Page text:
The Istanbul municipality wants to remove the boats selling fish sandwiches from the historic neighbourhood of Eminonu, but a court has suspended the decision for now. Here’s what local and visiting fish-sandwich lovers say.
In Istanbul’s historic neighbourhood of Eminonu, the last day of October is slightly more crowded than usual, for good reason.
“Oh, it’s so packed today. They’re closing -- this is the last day to eat here,” a passerby tells his friend as they walk past the boats selling fish sandwiches.
The recipe is simple, yet tempting: grilled fish in wheat bread with onions, lettuce and lemon juice, and often accompanied with pickle juice. For thousands of tourists visiting the neighbourhood every day, taking a bite from the iconic Eminonu dish, sold at the boats, is as much a must-do as the neighbourhood’s Ottoman-era landmarks such as the Spice Bazaar and New Mosque.
But this tradition might die soon. The Istanbul Metropolitan Municipality notified the owners of the boats harboured at the Eminonu, feet of the Galata bridge, that their annual contract won’t be renewed and they must leave by November 1. A court granted a motion for a stay of execution of the municipality’s decision on Friday, as owners acted quickly to take the issue to the court. Until the final court decision, the boats will keep working.
For Angelika Heilander, who's from Germany but works at a travel agency in Istanbul, the possibility of not having boats selling fish sandwiches is disappointing news.
“It’s a part of Istanbul [experience] that you should live and feel. I usually bring my guests coming to Turkey to taste fish sandwich from the boats,” she says sitting next to her aunt who came to visit her in Turkey.
Yasemin Haverkamp is a saleswoman living and working in Germany and says she brought her German 70-year-old mother-in-law because all of her friends who had visited Turkey recommended she eat fish sandwiches.
Haverkamp’s husband Gerlind, eats the fish sandwich every time he visits Istanbul, and he says the golden rule known among tourists.
“You should eat in the boats, not from the restaurants.”
Bayram Ceylan, manager of one of the fish boats says: “When you say Ortakoy, it’s kumpir, when you say Beyoglu, it’s chocolate, when you say Eminonu it’s fish sandwich.” But his main concern is on the possible unemployment of the crews of the three boats currently functioning there.
Ceylan has always been in fish business but began managing one of the boats since 2007, when the boat owners signed a 10-year contract with the municipality. He says he doesn’t know what’s behind the municipality’s decision of removing the Eminonu’s signature fish boats but hopes that the decision will be revoked completely.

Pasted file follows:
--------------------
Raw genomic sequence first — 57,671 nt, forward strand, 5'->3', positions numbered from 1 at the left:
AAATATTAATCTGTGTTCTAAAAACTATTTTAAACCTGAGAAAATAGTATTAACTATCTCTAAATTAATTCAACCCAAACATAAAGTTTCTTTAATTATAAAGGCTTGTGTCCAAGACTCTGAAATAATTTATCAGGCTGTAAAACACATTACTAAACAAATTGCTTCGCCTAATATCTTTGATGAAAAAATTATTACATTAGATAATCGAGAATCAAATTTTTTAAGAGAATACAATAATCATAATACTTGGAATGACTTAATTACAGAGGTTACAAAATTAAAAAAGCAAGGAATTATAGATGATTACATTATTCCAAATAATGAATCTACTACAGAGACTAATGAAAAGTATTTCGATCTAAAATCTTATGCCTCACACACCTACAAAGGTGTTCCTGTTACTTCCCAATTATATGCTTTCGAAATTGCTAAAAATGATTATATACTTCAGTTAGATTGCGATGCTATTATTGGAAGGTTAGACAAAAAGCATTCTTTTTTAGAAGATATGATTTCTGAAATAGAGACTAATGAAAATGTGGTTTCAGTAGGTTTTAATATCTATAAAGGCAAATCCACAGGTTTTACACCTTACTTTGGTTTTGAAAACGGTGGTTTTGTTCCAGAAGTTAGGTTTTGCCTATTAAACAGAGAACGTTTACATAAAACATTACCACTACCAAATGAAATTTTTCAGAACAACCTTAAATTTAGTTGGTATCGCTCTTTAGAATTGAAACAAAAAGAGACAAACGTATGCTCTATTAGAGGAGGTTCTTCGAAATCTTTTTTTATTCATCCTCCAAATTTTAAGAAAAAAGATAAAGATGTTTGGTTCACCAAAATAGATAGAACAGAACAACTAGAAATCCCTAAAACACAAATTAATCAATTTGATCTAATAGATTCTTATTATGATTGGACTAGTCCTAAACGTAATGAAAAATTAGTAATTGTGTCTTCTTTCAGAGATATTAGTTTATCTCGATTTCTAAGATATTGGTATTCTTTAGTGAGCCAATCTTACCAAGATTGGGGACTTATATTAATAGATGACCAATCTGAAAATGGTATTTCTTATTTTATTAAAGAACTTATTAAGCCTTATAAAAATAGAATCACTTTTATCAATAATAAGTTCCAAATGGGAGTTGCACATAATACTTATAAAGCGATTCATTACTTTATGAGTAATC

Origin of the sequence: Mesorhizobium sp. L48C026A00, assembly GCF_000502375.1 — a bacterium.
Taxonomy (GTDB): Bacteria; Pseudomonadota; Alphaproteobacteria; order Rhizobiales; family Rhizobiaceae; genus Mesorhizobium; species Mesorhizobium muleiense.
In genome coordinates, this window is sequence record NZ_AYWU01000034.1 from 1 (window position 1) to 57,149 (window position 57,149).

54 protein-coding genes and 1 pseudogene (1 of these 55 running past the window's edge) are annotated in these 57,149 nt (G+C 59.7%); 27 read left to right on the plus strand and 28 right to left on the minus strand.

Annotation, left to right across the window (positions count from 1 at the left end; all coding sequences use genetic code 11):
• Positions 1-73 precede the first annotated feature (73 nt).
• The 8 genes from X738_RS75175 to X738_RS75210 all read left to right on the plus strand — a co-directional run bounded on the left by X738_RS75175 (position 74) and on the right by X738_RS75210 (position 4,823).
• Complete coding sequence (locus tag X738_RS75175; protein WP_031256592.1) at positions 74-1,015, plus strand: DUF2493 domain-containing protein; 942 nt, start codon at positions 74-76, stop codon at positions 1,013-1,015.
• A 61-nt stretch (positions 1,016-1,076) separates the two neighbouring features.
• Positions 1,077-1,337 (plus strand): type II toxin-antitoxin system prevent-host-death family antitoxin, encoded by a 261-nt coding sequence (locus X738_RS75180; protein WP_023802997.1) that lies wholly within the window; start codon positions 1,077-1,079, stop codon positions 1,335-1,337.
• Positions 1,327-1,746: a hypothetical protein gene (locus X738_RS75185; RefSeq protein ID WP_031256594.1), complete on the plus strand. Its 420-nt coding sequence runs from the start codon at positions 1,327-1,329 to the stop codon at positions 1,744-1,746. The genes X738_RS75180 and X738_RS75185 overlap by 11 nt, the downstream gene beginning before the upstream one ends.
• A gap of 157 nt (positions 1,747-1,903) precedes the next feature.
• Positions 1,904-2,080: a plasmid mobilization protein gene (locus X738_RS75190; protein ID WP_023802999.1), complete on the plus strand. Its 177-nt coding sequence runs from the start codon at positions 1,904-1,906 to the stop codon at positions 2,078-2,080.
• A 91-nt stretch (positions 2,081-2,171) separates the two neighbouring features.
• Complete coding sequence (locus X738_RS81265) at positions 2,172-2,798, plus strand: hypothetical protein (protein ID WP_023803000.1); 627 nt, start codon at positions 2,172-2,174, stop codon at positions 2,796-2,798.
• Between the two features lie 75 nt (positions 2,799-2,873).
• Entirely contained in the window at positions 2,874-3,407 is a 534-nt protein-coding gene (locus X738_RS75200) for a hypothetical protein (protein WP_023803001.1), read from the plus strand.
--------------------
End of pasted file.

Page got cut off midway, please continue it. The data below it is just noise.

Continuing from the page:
“Fish boats have been here since 1985. This man’s family has been working here for generations,” he says, pointing out his older colleague handing out fish sandwiches to customers. According to Ceylan and other workers, the boats currently provide jobs for around 200 people.
The Istanbul municipality responded to TRT World’s enquiry about its plans for the fish sandwich boats with Mayor Ekrem Imamoglu’s earlier statement.
“No one is the permanent owner of a property in Istanbul,” Imamoglu said, stating that the contract ended long ago and has been renewing automatically after that.
“This is an arrangement, not a removal...In the recent past, individuals participated in the tenders but from now on, subsidiaries of Istanbul municipality will be taking part in the public tenders,” he said.
The municipality’s e-mail didn’t mention what would happen to around 200 workers or if there would be new fish boats. But the mayor’s statement said the municipality is trying to come up with a solution for a “better service”, and the process would be transparent if the municipality would have an auction for a new contract.
Ceylan, on the other hand, says working in the fish boats is a family business transferred to younger generations for a lot of people.
“We’re ready to collaborate with municipality but we have been working here the first, so we should be given a priority to be employed if there’s a new plan about this place,” Ceylan says. “Meanwhile, we keep seeking our rights in a legal way to keep our jobs.”
But this is a conversation dividing Turks, even though the ones agreeing with Ceylan are the majority.
“It doesn’t matter if they replace it with something similar, as long as they leave these people who have been working here for years unemployed and break these people’s hearts,” a 30-year-old man who doesn’t want to be named comments. Mine Gulcu, a 50-year-old retiree overhearing his complaint, disagrees.
“I'm glad about the decision. It’s not a good thing that these fish sandwich boats are monopolising the business, charging people as they wish,” she says.
“But, may God help you, I hope the municipality also provides jobs to the people working here,” she adds as three workers passing by look upset by her comments.